"No man can serve two masters. For either he will hate the one, and love the other: or he will sustain the one, and despise the other. You cannot serve God and mammon." (Matthew 6:24)
"For what doth it profit a man, if he gain the whole world, and suffer the loss of his own soul? Or what exchange shall a man give for his soul? For the Son of man shall come in the glory of his Father with his angels: and then will he render to every man according to his works." (Matthew 16:26-27)
"For all flesh is as grass; and all the glory thereof as the flower of grass. The grass is withered, and the flower thereof is fallen away. But the word of the Lord endureth for ever." (1 Peter 1, 24-25)
"And many false prophets shall rise, and shall seduce many. And because iniquity hath abounded, the charity of many shall grow cold. But he that shall persevere to the end, he shall be saved." (Mt 24, 11-13)
"True -- truly Prussian -- loyalty is what the world most needs in this age of great catastrophes. We can only lean on what offers resistance. It is on the realization of this that the true leader takes his stand. A leader who has risen from the masses must know, better than most, that masses, majorities, parties are no genuine liegemen. They merely want advantages. They leave their leader in the lurch as soon as he demands sacrifices. If he thinks and feels as a product of the mass, history will treat him as a mere demagogue. It is the parting of the ways to Left and Right: the demagogue lives with the masses as one of themselves; the born ruler can use them, but he despises them. He fights his most difficult battles, not against the enemy, but against the swarm of his all-too-devoted friends." (Oswald Spengler: "The Hour Of Decision", 1934, p. 202)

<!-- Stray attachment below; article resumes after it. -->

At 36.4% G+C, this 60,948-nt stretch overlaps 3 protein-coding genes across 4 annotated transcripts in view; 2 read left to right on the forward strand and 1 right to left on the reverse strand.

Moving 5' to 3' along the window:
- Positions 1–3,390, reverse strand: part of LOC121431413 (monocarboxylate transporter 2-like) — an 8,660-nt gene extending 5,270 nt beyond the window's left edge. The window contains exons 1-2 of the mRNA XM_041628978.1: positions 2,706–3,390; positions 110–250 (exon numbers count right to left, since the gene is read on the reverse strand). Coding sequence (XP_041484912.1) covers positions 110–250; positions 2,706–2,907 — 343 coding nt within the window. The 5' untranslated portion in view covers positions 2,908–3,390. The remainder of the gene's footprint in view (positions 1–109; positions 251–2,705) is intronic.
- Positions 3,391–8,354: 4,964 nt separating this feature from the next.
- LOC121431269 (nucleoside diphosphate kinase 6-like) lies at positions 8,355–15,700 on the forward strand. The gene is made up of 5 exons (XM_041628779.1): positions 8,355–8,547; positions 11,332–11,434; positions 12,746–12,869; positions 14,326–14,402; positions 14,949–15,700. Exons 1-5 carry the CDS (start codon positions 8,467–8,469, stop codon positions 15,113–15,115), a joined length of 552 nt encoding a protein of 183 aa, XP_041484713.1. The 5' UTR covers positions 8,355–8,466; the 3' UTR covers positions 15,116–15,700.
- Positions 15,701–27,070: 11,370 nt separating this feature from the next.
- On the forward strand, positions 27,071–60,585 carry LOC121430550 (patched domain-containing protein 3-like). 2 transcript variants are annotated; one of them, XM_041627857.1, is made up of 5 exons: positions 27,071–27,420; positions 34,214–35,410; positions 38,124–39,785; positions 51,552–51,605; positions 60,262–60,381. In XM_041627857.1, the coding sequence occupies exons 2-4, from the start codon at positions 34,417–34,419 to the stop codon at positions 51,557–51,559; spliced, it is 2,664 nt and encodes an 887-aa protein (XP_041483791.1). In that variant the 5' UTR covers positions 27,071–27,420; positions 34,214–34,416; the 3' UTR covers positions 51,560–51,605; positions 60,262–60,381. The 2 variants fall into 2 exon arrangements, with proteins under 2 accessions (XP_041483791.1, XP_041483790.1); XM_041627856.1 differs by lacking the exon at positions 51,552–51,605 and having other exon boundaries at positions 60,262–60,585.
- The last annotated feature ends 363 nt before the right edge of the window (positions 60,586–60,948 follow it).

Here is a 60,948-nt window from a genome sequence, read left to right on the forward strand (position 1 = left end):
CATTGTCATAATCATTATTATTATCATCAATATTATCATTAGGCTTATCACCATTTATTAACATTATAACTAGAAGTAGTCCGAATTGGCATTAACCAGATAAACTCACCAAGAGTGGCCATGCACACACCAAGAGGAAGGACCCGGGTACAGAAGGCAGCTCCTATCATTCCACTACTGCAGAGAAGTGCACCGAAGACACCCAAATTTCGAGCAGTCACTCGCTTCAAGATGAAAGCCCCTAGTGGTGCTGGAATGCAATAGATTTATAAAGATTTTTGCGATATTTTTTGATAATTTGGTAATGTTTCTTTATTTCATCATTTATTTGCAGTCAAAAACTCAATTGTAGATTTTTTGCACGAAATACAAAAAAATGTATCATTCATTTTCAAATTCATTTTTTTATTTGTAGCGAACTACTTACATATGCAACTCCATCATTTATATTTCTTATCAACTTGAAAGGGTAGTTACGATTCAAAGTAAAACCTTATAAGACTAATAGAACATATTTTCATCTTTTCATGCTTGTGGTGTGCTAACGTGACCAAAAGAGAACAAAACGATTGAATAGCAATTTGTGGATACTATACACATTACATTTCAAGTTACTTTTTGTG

End of the World
There is a weeping in the world
As though the dearest God Himself were dead,
And the plummeting shadow, it burdens down
Like a grave of lead.
Come, let’s hide and loneliness softens …
Life is locked in our hearts
As in coffins.
You, let’s hug in a deep kiss —
A longing throbs throughout the world,
And we must die by this.
- Else Lasker-Schüler
(tr. by Rolf-Peter Wille)
"I live not in dreams but in contemplation of a reality that is perhaps the future."
― Rainer Maria Rilke
They all have lips profoundly tired
and lucid souls without a seam,
and yearning (like a sin desired)
moves sometimes slowly through their dream.